How Autonomous and Undersea Systems is the Next Success Story for Saab in the U.S.
Saab was recently awarded a new $173 million, ten-year contract from the U.S. Navy for the MK39 Expendable Mobile Anti-Submarine Warfare (ASW) Training Target (EMATT).
EMATT is an unmanned, underwater vehicle used in warfare training to mimic the acoustics and signals of a submarine so sonar operators can train themselves to track threats. Saab will lead the production of approximately 1,000 EMATTs a year over the next ten years with a sharp focus on delivering a high-quality and efficient product for the U.S. Navy.
For Saab, the EMATT contract is the next step in bringing new capabilities and manufacturing – and new engineering and manufacturing jobs – to the United States. Located in Cranston, Rhode Island, the brand-new, 10,000 square foot facility will soon be up and running, providing the U.S. Department of Defense with customizable solutions and employing around 20 engineers, hands-on manufacturing technicians, and other professionals.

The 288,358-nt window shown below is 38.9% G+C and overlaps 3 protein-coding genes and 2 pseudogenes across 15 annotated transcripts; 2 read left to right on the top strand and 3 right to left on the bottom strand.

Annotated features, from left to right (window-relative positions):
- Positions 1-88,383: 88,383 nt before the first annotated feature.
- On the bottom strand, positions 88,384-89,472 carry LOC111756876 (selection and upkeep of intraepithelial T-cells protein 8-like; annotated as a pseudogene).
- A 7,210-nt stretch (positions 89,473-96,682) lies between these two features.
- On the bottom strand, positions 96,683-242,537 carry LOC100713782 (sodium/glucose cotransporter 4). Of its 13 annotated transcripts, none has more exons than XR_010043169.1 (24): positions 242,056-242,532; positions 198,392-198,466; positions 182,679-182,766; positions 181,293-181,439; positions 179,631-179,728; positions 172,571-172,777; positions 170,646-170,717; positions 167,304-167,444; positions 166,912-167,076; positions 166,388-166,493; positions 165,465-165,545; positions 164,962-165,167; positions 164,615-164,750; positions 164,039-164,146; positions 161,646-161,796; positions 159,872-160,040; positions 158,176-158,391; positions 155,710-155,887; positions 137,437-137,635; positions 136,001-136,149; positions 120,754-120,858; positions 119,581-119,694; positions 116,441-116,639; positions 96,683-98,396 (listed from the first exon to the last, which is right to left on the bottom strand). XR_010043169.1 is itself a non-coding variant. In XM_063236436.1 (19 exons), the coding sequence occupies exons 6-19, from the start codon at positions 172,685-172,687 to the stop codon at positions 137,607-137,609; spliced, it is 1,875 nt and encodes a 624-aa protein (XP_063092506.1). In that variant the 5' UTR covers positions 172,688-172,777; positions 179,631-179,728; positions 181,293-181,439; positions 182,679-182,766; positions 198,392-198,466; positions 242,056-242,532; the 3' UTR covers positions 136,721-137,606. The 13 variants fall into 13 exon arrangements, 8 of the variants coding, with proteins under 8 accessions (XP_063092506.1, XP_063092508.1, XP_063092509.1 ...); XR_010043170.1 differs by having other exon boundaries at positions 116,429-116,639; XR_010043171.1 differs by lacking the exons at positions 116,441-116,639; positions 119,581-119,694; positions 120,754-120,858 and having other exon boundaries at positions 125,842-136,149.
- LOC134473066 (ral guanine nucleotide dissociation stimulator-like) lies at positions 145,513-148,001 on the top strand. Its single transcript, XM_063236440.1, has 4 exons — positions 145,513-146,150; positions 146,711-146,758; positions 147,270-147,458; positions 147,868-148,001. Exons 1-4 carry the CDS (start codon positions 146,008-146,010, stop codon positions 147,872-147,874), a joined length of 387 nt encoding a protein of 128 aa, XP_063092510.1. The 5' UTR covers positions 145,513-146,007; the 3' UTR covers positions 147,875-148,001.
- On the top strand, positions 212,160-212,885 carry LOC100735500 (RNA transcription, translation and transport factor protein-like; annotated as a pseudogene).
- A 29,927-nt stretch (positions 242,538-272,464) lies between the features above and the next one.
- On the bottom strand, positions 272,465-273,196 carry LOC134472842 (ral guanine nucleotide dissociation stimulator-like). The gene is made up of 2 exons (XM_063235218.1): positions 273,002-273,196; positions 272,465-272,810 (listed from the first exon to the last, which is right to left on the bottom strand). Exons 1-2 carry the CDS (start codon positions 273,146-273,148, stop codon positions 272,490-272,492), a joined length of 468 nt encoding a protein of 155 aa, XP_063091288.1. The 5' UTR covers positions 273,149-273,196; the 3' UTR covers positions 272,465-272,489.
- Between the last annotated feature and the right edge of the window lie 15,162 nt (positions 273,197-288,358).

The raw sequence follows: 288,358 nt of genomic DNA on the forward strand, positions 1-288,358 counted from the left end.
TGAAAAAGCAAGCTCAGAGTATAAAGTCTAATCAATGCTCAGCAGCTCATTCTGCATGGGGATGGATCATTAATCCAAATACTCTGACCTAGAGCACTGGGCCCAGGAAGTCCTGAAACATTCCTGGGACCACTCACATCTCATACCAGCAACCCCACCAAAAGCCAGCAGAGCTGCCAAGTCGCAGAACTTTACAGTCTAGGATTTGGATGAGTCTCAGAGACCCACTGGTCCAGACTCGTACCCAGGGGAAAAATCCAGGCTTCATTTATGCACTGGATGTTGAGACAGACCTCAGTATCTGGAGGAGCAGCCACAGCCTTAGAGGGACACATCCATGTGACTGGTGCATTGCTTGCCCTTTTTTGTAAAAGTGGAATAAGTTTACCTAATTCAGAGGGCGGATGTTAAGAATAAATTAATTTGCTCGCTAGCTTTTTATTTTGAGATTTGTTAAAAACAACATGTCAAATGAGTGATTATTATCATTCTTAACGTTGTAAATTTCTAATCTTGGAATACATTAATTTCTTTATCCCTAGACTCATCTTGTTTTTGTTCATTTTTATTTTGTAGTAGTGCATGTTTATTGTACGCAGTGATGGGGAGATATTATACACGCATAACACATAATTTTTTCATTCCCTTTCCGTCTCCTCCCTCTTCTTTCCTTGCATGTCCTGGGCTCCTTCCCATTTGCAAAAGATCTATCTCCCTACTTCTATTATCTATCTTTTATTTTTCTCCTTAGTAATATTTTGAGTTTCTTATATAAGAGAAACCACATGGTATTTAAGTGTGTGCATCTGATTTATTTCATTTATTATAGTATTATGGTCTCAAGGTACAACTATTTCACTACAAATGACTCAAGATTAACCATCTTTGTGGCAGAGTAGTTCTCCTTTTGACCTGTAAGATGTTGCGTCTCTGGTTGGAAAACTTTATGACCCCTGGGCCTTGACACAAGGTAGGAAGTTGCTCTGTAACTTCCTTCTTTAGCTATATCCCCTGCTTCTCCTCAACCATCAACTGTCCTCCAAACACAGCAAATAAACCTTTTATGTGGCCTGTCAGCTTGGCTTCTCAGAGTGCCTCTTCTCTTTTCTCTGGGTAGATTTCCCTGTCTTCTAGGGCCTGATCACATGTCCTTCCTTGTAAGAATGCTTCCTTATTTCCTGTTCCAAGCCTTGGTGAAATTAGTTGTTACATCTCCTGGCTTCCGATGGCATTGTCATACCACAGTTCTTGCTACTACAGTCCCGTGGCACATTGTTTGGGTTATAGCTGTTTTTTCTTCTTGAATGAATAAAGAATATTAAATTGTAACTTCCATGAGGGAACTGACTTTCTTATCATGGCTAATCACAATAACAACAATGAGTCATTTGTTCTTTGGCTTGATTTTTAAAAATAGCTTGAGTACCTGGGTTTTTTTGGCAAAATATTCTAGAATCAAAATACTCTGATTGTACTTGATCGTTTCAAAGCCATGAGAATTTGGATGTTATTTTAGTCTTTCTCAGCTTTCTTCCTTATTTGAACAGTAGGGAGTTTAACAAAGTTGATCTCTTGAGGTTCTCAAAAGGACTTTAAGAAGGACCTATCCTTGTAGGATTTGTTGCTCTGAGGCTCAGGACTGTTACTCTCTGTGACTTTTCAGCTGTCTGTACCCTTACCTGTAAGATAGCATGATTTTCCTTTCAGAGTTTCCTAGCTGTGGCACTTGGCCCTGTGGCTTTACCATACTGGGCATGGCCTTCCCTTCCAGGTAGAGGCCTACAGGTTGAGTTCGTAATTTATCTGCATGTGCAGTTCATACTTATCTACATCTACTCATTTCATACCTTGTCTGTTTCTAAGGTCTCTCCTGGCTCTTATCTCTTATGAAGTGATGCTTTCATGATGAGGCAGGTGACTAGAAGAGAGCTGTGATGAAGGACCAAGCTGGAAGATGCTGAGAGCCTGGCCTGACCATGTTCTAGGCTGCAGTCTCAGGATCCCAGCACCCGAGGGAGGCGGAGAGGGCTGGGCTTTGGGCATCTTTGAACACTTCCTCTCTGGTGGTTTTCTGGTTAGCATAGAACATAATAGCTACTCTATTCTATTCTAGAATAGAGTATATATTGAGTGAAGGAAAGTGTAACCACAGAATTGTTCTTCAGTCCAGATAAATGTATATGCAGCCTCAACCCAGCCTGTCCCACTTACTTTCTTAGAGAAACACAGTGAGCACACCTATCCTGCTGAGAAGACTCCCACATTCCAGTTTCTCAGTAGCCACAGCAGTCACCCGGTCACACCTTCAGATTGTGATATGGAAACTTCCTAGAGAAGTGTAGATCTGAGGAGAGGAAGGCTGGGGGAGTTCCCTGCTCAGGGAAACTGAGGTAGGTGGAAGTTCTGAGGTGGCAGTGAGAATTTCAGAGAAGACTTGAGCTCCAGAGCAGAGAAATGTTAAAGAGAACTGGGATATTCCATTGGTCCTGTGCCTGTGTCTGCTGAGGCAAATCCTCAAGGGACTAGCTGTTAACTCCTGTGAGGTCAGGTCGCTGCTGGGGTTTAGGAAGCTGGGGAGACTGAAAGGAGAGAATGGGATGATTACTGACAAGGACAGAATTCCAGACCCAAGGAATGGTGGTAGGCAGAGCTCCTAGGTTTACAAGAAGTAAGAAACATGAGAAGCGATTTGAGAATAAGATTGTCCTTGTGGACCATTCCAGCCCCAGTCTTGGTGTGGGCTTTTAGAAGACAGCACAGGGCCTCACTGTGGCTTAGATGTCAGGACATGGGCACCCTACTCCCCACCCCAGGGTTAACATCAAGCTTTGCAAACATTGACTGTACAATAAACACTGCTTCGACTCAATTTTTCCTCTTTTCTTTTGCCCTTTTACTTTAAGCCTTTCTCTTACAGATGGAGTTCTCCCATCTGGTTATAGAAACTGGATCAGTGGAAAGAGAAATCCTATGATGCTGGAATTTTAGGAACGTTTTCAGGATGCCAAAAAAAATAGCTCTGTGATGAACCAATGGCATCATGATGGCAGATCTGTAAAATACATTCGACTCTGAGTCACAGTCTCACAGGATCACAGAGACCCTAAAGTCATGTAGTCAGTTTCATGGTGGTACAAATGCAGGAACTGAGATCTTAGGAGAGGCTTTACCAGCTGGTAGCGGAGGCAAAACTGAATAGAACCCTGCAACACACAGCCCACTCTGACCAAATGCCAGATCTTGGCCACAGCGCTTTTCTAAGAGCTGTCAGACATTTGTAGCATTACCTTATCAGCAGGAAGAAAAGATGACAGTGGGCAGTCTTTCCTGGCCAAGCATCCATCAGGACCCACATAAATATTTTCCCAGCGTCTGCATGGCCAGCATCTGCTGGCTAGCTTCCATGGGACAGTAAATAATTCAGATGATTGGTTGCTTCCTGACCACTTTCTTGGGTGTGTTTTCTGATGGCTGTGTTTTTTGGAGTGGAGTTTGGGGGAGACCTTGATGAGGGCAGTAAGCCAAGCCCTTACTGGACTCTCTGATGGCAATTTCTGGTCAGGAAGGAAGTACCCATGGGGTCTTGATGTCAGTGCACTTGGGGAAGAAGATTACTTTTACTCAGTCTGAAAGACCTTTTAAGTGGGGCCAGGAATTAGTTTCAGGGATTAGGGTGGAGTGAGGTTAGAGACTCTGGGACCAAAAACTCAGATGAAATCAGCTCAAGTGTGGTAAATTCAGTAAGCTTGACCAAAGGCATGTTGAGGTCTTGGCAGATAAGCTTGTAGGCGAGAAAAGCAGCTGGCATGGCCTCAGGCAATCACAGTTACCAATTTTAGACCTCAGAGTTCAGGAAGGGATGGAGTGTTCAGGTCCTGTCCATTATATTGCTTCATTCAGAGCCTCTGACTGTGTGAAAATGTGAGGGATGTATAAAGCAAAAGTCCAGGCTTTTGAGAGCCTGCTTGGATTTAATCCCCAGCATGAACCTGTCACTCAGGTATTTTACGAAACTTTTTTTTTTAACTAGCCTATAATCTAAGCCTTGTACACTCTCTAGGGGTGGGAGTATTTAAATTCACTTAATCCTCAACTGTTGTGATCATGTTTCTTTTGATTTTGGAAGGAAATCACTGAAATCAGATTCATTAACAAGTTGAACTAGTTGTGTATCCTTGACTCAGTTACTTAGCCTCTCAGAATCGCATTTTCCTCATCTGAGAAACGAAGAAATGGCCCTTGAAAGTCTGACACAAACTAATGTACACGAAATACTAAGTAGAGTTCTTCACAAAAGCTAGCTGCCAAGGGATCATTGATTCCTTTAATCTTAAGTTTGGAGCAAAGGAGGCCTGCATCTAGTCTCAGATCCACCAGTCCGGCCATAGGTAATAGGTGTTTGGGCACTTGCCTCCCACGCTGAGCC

This new facility is next door to our partner, SyQwest, the experts in the acoustics manufacturing space and a key supplier for the EMATT. Saab and SyQwest will be able to collaborate seamlessly on the development and manufacturing of the EMATT. Combining forces and leveraging existing resources also allows us to provide a significant long-term cost savings for the U.S. Navy.
“Rhode Island is the center of the universe for the development of maritime equipment, with its beautiful and expansive coastline,” said Jeff Smith, Vice President and General Manager of Saab’s Autonomous and Undersea Systems Division. “The proximity to our customer, the U.S. Naval Undersea Warfare Center in nearby Newport, allows for a collaborative, in-person relationship. With Rhode Island’s unified and unparalleled commitment to creating more Research & Development jobs across the state, it makes perfect sense to grow our business here.”
Saab’s leadership continually strives to identify the U.S. Navy’s existing requirements and anticipate their emerging needs. This paradigm allows Saab to be agile and rapidly building and improving, and, when needed, to organically develop and customize the exact solutions the U.S. Navy wants and needs.